Roger also need to stop using Nadal likenesses as punching bags and door mats.

  5. mircea said

    Bad bad Roger… always something to complain about… Have other #2’s or #1’s ever whined as much? And you that Murayy and Djokovic were drama queens… Time Roger listened to Mary J Blige

  6. chipnputt said

    The article is factually incorrect in saying nothing has changed at the Slams since 2003.

    The AO changed surfaces after the 2007 championship from Rebound Ace to Plexicushion Prestige. Rebound Ace used to get sticky in the heat and hence the change. Not sure if the new surface was slower or faster but the balls bounced more and took more spin. It was meant to favor the power baseliner.

    Also, while Wimbledon replaced its grass after 2001 to slow it down, the surface has progressively slowed over the years and gotten bouncier.

    As for the US Open — here is Bleacher Report from an article published Aug 31, 2010:

    “If you watch the US Open this year, pay special attention to whether the court takes spin more easily. If you think it does, you are not alone. It looks like the “fastest” surface in the Grand Slams has gotten slower this year. And, if so, look for better results by those players who are more at the baseline, and those who hit their strokes with the most wicked spin.”

    “We’re trying to come up with a fair field of play for the integrity of the competition,” said Mr. Curley. He said Mr. Roddick complained to him once that the courts had become too slow.”

    “Are the courts even slower today? Have they been slowed even more this year, in a second slow down effort?”

    And further down, here is a possible conclusion…” this year’s tournament has begun to show signs that the paint got another tweak this year, adding even more sand to make the courts even slower and more susceptible to spin. The best evidence came on the first day when Robin Soderling struggled to win against unranked Andreas Haider-Maurer. While Soderling was arguably not at his best and Haider-Maurer was clearly playing very good tennis, the ball seemed slower and more prone to spin”.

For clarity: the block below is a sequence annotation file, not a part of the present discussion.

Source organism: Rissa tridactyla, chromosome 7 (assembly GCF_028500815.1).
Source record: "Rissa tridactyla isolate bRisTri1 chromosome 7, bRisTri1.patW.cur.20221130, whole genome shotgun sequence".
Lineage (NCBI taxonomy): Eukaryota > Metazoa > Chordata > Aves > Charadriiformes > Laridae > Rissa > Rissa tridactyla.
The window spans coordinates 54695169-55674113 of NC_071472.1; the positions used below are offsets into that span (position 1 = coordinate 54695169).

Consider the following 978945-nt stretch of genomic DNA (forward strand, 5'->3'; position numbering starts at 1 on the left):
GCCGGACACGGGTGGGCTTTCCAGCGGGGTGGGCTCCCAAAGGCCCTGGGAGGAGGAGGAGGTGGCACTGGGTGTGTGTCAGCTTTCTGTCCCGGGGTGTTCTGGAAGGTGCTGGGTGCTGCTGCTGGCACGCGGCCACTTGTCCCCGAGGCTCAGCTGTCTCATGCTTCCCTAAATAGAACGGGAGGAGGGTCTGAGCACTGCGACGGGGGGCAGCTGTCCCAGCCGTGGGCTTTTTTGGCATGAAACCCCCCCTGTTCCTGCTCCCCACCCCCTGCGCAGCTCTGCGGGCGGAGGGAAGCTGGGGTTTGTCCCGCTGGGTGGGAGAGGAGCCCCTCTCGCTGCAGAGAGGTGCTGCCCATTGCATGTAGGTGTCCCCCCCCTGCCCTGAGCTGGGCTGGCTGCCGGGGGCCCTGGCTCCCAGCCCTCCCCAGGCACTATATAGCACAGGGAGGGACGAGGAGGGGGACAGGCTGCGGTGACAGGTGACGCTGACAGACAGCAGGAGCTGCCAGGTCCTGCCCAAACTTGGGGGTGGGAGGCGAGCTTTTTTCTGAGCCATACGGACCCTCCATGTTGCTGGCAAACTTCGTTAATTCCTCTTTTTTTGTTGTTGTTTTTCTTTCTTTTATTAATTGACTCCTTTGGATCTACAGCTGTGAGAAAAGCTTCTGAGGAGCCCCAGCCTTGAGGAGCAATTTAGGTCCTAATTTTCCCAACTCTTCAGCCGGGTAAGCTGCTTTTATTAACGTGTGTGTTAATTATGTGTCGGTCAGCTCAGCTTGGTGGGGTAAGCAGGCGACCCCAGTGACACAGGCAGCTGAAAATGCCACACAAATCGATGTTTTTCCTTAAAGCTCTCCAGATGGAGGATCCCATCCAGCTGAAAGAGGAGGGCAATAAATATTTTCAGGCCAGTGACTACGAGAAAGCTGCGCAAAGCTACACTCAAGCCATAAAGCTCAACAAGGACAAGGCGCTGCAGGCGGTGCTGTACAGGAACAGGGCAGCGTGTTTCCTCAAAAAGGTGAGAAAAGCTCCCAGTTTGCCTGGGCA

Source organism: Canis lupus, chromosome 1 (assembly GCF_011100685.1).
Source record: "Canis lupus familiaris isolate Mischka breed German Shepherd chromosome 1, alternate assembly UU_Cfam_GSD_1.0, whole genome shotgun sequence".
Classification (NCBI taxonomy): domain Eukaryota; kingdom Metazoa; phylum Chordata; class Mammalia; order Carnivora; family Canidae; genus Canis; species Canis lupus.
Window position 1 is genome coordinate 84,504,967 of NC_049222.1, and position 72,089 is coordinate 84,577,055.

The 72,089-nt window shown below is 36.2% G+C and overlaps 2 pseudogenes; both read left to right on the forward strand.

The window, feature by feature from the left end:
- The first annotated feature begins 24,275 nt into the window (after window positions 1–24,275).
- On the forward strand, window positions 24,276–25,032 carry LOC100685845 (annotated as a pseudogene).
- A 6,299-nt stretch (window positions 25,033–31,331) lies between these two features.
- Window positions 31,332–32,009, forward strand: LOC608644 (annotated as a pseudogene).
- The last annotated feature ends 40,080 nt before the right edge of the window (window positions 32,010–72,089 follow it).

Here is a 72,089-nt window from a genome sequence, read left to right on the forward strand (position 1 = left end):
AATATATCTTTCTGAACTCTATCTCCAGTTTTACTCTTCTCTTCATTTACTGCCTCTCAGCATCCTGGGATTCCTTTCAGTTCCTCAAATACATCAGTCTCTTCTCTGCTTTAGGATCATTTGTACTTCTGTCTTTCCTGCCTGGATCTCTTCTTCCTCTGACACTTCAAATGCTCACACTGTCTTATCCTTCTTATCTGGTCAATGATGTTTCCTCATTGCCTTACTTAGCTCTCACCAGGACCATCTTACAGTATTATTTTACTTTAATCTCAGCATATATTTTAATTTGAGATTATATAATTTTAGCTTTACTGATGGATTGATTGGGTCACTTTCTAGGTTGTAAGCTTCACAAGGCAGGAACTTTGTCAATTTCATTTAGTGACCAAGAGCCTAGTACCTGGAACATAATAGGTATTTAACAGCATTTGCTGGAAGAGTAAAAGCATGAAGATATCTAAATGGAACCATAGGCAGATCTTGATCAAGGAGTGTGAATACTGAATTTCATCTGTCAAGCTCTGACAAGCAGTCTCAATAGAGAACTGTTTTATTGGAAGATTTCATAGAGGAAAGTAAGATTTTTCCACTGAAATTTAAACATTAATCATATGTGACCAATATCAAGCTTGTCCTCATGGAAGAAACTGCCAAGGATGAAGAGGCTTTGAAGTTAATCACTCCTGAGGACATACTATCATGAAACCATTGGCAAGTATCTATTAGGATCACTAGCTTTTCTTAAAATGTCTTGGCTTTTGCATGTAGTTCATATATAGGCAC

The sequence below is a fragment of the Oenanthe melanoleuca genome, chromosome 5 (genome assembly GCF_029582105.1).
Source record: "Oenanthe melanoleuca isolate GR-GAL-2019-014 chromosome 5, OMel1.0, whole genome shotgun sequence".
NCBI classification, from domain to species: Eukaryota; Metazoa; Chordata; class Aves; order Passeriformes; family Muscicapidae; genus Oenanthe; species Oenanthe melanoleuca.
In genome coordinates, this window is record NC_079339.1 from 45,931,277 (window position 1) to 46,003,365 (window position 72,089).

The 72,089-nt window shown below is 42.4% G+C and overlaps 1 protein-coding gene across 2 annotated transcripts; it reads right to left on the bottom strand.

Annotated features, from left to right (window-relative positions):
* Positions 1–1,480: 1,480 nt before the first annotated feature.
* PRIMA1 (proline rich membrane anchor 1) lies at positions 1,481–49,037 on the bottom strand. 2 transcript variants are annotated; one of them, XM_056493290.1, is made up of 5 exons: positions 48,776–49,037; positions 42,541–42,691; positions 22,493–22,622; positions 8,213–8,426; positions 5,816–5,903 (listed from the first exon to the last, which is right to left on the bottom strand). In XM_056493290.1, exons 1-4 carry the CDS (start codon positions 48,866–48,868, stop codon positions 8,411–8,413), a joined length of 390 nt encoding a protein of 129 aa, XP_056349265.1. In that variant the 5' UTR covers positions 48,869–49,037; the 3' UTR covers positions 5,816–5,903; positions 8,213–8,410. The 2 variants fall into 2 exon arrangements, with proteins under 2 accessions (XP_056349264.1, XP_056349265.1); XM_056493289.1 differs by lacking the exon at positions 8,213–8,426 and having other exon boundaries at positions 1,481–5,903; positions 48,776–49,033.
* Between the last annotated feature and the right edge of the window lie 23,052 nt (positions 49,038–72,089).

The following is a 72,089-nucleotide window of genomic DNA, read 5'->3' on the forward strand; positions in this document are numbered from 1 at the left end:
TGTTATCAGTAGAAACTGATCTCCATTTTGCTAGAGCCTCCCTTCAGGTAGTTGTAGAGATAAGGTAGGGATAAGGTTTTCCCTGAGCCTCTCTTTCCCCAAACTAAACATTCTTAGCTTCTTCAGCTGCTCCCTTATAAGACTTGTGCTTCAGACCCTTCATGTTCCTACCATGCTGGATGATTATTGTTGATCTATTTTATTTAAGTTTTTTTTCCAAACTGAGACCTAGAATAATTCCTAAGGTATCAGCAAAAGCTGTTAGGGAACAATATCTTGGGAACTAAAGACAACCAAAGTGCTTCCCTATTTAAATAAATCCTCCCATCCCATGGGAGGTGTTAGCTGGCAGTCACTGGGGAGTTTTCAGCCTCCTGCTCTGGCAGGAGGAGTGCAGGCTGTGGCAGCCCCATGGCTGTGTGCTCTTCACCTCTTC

7. chipnputt said

    And as for Roger lacking class and forever whining. Here is what he said about Nadal and surfaces before the US Open (from the US Open website just before this years tournament):

    “He’s obviously dominated clay now for many years, so that gave him an opportunity to win many of the French Opens, which he was able to just tear through, which has been amazing to see. Especially at his young age, it’s been very impressive,” Federer said recently. “And then it was somewhat normal to me that he was going to improve also on the faster surfaces because right off the bat he beat me in Miami. He already had signs to show that he was also a capable fast-court player.

    “And as all the courts kind of slow down — indoors, hardcourts, even grass — it’s logical that today, if you’re at the top, you can win on any surface. That’s what he’s been able to do. (He) still maybe struggles a little bit on the faster hardcourts. But, then again, he won the Australian Open already, he’s been multiple times in the semis of the US Open, so that is stuff that he does now quite comfortably.”

  8. grendel said

    “Before the US Open, Federer remarked that the fast courts at Flushing Meadows might prove to be a challenge for Rafa.” A reasonable thought, one might think, shared by just about everybody. Only trouble is, owing to the vagaries of the draw and the temperament of Mr.Murray, Nadal was not properly tested until the final. That is a pity, for, great though Nadal’s performance was, a slight doubt remains concerning its long term significance. b.t.w., Federer also remarked, when questioned as to whether Nadal could win the US, yes, of course he could. He then made his perfectly reasonable qualification.

    “At Stockholm recently, Roger Federer claimed that the Grand Slam was achievable because all the surfaces have been slowed down.” I have argued elsewhere (I simply mention this in case anyone gets a worrying sense of deja vu) that you cannot tell from the context whether Federer is referring to the last few years, or to the condition of the surfaces when the last “grand slam” was achieved, by Laver. I instinctively thought the latter, but then I suppose I would. Certain others assume the former – and they would, too, wouldn’t they?